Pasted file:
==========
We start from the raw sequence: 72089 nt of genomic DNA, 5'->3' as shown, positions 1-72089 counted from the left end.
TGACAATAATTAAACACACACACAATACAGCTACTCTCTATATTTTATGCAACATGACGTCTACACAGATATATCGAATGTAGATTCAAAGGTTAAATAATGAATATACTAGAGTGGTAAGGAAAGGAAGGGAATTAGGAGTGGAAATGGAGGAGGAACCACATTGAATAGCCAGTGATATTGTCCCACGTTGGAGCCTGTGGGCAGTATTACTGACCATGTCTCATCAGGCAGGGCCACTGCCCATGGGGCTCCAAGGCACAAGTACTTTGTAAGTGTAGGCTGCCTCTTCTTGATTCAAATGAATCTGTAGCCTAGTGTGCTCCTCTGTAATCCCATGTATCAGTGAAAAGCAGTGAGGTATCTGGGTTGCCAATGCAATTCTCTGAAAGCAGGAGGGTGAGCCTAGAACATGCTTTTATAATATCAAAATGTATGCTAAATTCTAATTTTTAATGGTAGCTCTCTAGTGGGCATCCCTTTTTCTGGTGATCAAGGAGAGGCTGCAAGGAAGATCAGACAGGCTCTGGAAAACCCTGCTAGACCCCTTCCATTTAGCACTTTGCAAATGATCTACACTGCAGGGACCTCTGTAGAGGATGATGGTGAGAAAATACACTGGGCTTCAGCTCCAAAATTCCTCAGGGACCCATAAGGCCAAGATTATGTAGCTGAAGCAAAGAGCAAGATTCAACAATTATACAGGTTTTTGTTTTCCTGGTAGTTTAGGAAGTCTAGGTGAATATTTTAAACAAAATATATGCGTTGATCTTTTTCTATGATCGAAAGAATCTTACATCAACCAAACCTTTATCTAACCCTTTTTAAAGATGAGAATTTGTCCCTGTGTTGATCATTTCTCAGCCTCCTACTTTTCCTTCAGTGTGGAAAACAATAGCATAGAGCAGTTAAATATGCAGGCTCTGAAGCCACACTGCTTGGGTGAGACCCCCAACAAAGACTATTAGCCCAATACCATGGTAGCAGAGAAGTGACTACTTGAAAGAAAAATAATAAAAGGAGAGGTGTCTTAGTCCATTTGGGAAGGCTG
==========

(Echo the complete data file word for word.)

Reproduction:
We start from the raw sequence: 72089 nt of genomic DNA, 5'->3' as shown, positions 1-72089 counted from the left end.
TGACAATAATTAAACACACACACAATACAGCTACTCTCTATATTTTATGCAACATGACGTCTACACAGATATATCGAATGTAGATTCAAAGGTTAAATAATGAATATACTAGAGTGGTAAGGAAAGGAAGGGAATTAGGAGTGGAAATGGAGGAGGAACCACATTGAATAGCCAGTGATATTGTCCCACGTTGGAGCCTGTGGGCAGTATTACTGACCATGTCTCATCAGGCAGGGCCACTGCCCATGGGGCTCCAAGGCACAAGTACTTTGTAAGTGTAGGCTGCCTCTTCTTGATTCAAATGAATCTGTAGCCTAGTGTGCTCCTCTGTAATCCCATGTATCAGTGAAAAGCAGTGAGGTATCTGGGTTGCCAATGCAATTCTCTGAAAGCAGGAGGGTGAGCCTAGAACATGCTTTTATAATATCAAAATGTATGCTAAATTCTAATTTTTAATGGTAGCTCTCTAGTGGGCATCCCTTTTTCTGGTGATCAAGGAGAGGCTGCAAGGAAGATCAGACAGGCTCTGGAAAACCCTGCTAGACCCCTTCCATTTAGCACTTTGCAAATGATCTACACTGCAGGGACCTCTGTAGAGGATGATGGTGAGAAAATACACTGGGCTTCAGCTCCAAAATTCCTCAGGGACCCATAAGGCCAAGATTATGTAGCTGAAGCAAAGAGCAAGATTCAACAATTATACAGGTTTTTGTTTTCCTGGTAGTTTAGGAAGTCTAGGTGAATATTTTAAACAAAATATATGCGTTGATCTTTTTCTATGATCGAAAGAATCTTACATCAACCAAACCTTTATCTAACCCTTTTTAAAGATGAGAATTTGTCCCTGTGTTGATCATTTCTCAGCCTCCTACTTTTCCTTCAGTGTGGAAAACAATAGCATAGAGCAGTTAAATATGCAGGCTCTGAAGCCACACTGCTTGGGTGAGACCCCCAACAAAGACTATTAGCCCAATACCATGGTAGCAGAGAAGTGACTACTTGAAAGAAAAATAATAAAAGGAGAGGTGTCTTAGTCCATTTGGGAAGGCTG